A sample text widget

Etiam pulvinar consectetur dolor sed malesuada. Ut convallis euismod dolor nec pretium. Nunc ut tristique massa.

Nam sodales mi vitae dolor ullamcorper et vulputate enim accumsan. Morbi orci magna, tincidunt vitae molestie nec, molestie at mi. Nulla nulla lorem, suscipit in posuere in, interdum non magna.

A first run out into the Yards

The first hive inspections of the year are always an adventure of up’s and down’s, although “inspection” is a strong word for it. Typically, I am going to 3 or 4 yards, checking hive weight (lifting the back of hive) and pulling off each super and/or brood chamber until I get to the bottom box and then I level her out for the year. Finally, I remove the entrance reducer if one was placed on her last Fall.

As long as there are lots of bees, decent hive weight and they are bringing in pollen that is about all that I do. I make a quick note about weight and how many bees are in the hive. The heaviest (with the most honey) are noted as emergency stores for any light hive and ones with the most bees are noted for early Nucs. The majority are simply noted for when I believe it will be good to check again and (maybe) drop a honey super or two on them. In rare situations (lots of bees, but low honey), I will make a note to quickly bring a super (or at least a few frames) of honey from another hive out to them.

Now, to the challenges! Sometimes, I find only a few bees. As will be noted from my past “lesson’s learned”, I do not like to spend a lot of time on a queen that is a poor performer. Even so, I will give her the benefit of the doubt (in these early inspections) and make a note to drop a few frames of capped brood in the hive (from a strong hive.) Maybe two or three at the most. I already know that a hive with this few bees is unlikely to produce honey this year, but I am willing to take a chance that her genetics are good, she just drew a poor hand this past Winter. But, that’s it. The hive needs to show marked improvement in about 40 days, otherwise I will be re-queening them.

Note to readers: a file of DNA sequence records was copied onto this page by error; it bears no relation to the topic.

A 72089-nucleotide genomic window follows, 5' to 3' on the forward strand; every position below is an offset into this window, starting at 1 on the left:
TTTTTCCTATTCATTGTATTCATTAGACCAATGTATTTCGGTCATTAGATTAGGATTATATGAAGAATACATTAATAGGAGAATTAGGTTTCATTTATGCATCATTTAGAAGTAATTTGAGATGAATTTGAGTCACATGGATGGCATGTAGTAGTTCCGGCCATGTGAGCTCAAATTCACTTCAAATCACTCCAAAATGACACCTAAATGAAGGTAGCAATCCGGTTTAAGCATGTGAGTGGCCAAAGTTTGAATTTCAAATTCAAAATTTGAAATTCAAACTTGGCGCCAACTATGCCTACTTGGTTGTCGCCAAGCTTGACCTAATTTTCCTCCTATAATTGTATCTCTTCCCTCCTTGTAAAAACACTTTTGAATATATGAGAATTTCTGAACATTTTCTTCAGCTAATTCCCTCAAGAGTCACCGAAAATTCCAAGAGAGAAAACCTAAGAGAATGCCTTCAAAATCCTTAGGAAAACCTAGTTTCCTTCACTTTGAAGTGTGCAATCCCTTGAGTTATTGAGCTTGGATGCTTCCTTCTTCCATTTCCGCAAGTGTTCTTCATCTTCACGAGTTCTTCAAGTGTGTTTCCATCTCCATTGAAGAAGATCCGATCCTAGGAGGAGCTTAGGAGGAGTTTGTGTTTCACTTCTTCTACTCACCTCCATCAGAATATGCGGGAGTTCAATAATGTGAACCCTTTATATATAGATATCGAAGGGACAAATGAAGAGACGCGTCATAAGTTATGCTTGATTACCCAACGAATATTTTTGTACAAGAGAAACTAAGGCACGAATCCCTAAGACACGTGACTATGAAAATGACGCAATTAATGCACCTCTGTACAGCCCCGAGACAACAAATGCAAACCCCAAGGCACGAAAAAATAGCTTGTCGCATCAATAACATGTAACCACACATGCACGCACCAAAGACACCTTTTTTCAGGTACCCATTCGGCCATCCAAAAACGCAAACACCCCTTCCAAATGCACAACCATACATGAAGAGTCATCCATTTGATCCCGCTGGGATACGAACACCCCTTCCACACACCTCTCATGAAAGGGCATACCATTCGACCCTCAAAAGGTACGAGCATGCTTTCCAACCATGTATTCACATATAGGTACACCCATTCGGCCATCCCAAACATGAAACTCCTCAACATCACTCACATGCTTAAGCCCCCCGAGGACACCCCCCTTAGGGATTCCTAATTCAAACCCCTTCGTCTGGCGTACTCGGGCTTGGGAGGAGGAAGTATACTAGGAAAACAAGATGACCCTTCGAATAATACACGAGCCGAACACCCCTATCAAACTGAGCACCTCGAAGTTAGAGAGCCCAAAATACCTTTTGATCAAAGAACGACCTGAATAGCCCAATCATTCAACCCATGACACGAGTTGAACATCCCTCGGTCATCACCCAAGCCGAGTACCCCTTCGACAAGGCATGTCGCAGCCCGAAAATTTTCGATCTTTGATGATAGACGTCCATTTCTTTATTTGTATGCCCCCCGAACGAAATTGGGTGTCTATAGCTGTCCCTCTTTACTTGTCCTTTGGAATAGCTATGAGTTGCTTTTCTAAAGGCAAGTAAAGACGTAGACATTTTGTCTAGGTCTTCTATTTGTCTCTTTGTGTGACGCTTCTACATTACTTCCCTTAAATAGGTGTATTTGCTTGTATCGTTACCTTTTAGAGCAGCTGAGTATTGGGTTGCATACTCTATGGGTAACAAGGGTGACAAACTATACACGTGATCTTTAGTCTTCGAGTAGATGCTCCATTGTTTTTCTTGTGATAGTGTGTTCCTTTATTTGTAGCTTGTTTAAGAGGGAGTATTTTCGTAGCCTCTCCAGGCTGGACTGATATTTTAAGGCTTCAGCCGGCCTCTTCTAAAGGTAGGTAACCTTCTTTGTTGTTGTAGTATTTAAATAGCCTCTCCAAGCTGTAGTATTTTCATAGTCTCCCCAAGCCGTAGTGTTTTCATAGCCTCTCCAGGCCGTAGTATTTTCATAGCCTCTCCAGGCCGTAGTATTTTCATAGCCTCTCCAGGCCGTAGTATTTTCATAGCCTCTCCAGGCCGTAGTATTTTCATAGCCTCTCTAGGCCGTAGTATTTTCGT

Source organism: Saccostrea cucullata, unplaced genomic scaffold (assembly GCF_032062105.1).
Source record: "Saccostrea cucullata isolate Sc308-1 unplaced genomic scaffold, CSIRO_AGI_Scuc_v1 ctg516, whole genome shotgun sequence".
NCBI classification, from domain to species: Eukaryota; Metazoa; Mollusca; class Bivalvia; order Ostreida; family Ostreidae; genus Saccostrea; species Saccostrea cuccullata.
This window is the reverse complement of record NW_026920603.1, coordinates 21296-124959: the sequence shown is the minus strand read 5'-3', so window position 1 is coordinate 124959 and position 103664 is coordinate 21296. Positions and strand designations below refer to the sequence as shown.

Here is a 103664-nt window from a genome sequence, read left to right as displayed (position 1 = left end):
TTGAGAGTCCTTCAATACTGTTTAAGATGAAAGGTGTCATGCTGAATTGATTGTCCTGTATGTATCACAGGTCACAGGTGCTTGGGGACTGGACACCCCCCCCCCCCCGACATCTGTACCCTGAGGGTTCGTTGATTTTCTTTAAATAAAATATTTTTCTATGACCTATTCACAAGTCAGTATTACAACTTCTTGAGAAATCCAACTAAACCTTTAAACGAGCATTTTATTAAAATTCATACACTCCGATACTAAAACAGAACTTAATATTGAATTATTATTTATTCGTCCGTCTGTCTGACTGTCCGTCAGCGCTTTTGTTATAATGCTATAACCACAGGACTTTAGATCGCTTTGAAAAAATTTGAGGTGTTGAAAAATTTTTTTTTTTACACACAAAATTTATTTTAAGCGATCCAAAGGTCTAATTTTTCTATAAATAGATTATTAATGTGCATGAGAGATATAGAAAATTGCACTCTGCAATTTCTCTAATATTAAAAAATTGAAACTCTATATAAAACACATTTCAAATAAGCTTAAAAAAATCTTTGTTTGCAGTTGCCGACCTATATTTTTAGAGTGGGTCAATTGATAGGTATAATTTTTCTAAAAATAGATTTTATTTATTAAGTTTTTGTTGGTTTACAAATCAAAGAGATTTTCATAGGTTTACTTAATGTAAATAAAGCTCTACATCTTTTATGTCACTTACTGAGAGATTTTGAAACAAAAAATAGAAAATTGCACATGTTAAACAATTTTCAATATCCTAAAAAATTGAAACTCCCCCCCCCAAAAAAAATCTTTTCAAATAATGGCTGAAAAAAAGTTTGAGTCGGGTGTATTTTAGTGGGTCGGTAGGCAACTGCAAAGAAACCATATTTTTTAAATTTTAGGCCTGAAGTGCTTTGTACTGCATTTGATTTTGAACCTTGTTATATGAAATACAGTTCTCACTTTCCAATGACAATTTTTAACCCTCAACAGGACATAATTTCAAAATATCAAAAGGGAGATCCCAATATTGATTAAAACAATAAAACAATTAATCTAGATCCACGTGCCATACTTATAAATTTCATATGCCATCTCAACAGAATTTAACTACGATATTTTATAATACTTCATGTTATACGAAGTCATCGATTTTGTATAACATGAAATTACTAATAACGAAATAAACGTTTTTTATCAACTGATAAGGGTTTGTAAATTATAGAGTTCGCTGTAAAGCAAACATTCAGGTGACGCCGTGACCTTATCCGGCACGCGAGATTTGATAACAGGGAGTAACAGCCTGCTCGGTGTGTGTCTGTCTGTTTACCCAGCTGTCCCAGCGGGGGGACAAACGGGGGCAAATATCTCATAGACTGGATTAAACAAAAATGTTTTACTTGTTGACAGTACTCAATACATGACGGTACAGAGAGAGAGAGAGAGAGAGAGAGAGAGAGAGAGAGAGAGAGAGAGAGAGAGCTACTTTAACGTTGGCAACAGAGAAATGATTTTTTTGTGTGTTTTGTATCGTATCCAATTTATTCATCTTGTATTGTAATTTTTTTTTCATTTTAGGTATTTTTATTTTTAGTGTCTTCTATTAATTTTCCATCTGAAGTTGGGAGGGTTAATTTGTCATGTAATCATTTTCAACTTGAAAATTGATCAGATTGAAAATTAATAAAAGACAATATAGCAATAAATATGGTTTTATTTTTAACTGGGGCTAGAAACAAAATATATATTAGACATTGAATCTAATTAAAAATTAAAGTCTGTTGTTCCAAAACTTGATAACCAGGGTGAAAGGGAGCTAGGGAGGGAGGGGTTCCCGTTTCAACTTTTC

Finally, the dreaded Dead-out’s. I know they are out there, the very first time I don the beekeeping suit for the year. The question is “how many”. I have been fortunate to only lose between 5 and 10% of my hives in any Winter, but I know the Big One is in my future. Will it be this year? My first outing this year was to my westernmost yard which literally looks out over the city of Richmond on its eastern side. That yard had two mature hives and one overwintered Nuc. For the first time in my recollection, I arrived at a yard to find all hives were deadouts. The nuc, in fact, had died the previous Fall (based on the wax moth damage). The other two were pristine, with a good bit of honey and pollen, but no bees. I could not help but wonder if this would be my experience with the rest of my hives. I did very little “Winter Prep” last Fall, due to work related issues consuming all of my time. Would I lose a ton of my hives?

As fate would have it, the next three yards that I visited had very strong hives and even one overwintered Nuc that was only in ONE NUC body (I run overwintered Nucs in 2 Nuc bodies, so this one slipped thru the cracks because of how busy I was last Fall.) That little queen had made it through the Winter on 5 frickin’ frames!!! Booyah! I did have a couple of other deadouts in other yards, but the rest of the hives were roaring strong. And so the year begins, with successes and failures. I like to think that the strongest continue to thrive and my genetic pool gets stronger and stronger with each passing year.

Leave a Reply

You can use these HTML tags

<a href="" title=""> <abbr title=""> <acronym title=""> <b> <blockquote cite=""> <cite> <code> <del datetime=""> <em> <i> <q cite=""> <s> <strike> <strong>